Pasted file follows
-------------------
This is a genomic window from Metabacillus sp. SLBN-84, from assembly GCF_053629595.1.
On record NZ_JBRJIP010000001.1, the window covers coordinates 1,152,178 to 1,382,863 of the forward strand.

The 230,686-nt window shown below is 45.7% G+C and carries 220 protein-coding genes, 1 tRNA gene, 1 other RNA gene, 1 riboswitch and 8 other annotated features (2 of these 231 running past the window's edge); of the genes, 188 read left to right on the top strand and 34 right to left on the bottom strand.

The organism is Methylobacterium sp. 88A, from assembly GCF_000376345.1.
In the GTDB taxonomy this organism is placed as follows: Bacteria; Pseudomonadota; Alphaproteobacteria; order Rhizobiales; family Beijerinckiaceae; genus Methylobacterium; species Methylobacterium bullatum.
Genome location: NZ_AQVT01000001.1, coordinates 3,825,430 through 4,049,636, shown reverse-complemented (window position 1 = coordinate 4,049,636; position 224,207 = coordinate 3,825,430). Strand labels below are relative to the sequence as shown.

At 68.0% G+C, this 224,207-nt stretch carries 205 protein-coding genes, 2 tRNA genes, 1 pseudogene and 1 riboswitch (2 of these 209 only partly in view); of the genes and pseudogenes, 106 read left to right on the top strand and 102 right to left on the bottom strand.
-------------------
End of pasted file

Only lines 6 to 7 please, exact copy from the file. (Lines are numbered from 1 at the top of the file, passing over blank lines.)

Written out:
Genome location: NZ_AQVT01000001.1, coordinates 3,825,430 through 4,049,636, shown reverse-complemented (window position 1 = coordinate 4,049,636; position 224,207 = coordinate 3,825,430). Strand labels below are relative to the sequence as shown.

At 68.0% G+C, this 224,207-nt stretch carries 205 protein-coding genes, 2 tRNA genes, 1 pseudogene and 1 riboswitch (2 of these 209 only partly in view); of the genes and pseudogenes, 106 read left to right on the top strand and 102 right to left on the bottom strand.